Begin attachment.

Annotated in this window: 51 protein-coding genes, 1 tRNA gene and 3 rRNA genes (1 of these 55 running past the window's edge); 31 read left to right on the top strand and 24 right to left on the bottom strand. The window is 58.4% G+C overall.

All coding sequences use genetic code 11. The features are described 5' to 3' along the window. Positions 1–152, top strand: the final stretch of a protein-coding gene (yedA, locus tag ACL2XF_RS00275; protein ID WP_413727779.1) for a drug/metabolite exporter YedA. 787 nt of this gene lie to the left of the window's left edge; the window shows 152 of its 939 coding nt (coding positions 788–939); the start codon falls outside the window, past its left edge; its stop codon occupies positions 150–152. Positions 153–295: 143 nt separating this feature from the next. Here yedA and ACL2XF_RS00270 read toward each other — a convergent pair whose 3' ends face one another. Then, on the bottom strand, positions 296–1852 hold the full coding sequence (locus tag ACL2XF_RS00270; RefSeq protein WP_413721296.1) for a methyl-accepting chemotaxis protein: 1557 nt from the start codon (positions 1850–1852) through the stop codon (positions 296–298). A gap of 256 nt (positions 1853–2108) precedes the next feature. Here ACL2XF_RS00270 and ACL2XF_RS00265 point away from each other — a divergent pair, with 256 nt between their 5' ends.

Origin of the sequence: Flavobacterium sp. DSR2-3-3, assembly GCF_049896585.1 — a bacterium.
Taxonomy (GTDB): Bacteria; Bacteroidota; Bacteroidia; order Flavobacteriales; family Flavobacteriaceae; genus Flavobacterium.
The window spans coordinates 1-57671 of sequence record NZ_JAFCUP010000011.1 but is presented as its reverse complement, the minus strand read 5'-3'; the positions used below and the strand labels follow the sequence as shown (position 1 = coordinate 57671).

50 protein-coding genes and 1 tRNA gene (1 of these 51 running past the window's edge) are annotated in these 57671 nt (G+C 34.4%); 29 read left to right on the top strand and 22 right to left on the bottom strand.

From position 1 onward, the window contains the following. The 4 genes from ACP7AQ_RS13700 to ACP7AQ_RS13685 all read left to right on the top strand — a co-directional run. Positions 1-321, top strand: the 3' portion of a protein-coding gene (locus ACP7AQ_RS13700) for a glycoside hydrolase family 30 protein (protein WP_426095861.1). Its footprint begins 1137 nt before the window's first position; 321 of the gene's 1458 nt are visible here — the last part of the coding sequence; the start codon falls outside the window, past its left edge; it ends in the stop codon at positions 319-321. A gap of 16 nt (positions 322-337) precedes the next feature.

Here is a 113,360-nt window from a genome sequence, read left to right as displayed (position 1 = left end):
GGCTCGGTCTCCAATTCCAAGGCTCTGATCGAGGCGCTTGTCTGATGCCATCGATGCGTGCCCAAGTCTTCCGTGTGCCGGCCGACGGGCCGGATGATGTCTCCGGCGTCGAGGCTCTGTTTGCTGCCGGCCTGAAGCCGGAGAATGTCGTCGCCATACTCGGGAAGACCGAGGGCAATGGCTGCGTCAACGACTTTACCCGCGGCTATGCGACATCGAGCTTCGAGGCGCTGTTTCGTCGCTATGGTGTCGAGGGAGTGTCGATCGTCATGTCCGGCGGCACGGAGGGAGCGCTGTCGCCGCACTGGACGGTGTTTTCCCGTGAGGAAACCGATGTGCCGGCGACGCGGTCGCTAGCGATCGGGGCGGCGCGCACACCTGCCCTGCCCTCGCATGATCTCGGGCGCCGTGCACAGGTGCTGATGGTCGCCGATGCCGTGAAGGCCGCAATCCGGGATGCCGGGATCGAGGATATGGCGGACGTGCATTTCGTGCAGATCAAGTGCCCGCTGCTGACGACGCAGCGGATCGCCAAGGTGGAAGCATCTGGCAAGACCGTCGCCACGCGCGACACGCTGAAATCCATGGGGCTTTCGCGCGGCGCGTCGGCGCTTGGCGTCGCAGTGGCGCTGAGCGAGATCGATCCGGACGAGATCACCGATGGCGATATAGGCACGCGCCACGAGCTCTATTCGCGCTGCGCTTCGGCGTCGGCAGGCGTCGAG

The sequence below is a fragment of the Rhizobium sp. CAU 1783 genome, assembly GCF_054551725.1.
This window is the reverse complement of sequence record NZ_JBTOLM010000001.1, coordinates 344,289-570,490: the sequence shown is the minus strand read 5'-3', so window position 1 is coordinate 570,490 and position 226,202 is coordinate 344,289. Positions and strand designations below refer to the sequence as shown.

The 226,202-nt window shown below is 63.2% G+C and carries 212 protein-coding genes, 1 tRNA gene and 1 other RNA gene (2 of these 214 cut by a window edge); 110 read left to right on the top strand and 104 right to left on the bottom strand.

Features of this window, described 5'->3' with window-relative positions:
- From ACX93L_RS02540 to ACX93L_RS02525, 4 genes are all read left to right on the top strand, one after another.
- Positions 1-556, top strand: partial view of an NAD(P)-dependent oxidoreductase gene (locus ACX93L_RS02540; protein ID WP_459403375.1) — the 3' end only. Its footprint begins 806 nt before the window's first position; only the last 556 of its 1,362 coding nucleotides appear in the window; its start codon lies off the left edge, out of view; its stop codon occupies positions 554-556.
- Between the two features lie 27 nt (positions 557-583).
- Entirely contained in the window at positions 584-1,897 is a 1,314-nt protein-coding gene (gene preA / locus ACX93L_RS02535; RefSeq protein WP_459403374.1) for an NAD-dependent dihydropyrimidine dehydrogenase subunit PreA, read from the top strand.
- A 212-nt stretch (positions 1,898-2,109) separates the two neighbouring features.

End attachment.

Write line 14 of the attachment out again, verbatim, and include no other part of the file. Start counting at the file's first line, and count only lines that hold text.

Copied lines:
- From ACX93L_RS02540 to ACX93L_RS02525, 4 genes are all read left to right on the top strand, one after another.